As if they don’t have enough to worry about in Europe these days, what with the relief of the Spanish bank bailout fading within hours yesterday and with a Greek election looming this weekend that could lead to a disorderly exit of the nation from the currency union, now there’s apparently a “loose cannon” by the name of Maria Fekter, an Austrian Finance Minister, who seems intent on sowing further confusion about the next potential bailout recipient – Italy.
Ms. Fekter was responsible for these two conflicting headlines that appeared earlier today:
- Austrian Finance Minister Says Italy Unlikely To Need Bailout – WSJ
- Austrian minister says Italy too may need bailout – Reuters
These two reports were released within hours of each other and, the fact is that both are true, though not in the order implied by the links above. First she said that, given Italy’s soaring borrowing rates, they’ll also probably need a bailout and then, no doubt prodded by other EU officials concerned about the impact on financial markets, those comments were walked back, developments that are all detailed in the Reuters report.
Also in the Reuters account we learn that, not long ago, Ms. Fekter said that Greece might be asked to leave the European Union and, when U.S. Treasury Secretary Tim Geithner visited last year, that the fiscal mess in the U.S. is more dire than in Europe.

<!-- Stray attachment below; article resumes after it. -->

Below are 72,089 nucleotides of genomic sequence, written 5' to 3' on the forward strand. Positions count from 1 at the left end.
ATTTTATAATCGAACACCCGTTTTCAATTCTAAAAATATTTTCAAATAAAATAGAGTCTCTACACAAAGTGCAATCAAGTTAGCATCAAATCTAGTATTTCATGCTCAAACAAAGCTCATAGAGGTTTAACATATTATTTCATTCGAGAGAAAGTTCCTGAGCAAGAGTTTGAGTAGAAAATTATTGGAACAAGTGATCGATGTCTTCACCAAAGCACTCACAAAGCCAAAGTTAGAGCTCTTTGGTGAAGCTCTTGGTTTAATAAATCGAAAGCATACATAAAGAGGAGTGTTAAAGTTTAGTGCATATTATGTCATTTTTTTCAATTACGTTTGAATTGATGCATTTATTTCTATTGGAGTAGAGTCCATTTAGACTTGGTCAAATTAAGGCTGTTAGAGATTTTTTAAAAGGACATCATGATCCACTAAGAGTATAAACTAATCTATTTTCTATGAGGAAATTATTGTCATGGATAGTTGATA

In all three cases – Italy, Greece, and the U.S. – it seems she was making good sense…
As for Italy, its role in the Spanish bailout was characterized this way by Jeremy Warner in a story at the Telegraph today- This latest euro fix will come apart in less than a month:
Also stressed to virtual breaking point, Italy, becomes liable for some 17.9pc of the cross guarantees, raising the absurd spectacle of Italy borrowing at 5pc to lend to the Spanish banking system at 3pc. European solidarity may be a noble cause, but there must be limits.
This is all getting to be a little bit more ridiculous than its been for the better part of three years now. Perhaps they ought to promote Ms. Fekter into a position of greater power – at least that way, this whole affair would probably be brought to a conclusion – for better or worse – far sooner than it is likely to be with the current cast of characters making all the decisions and issuing all the press releases.
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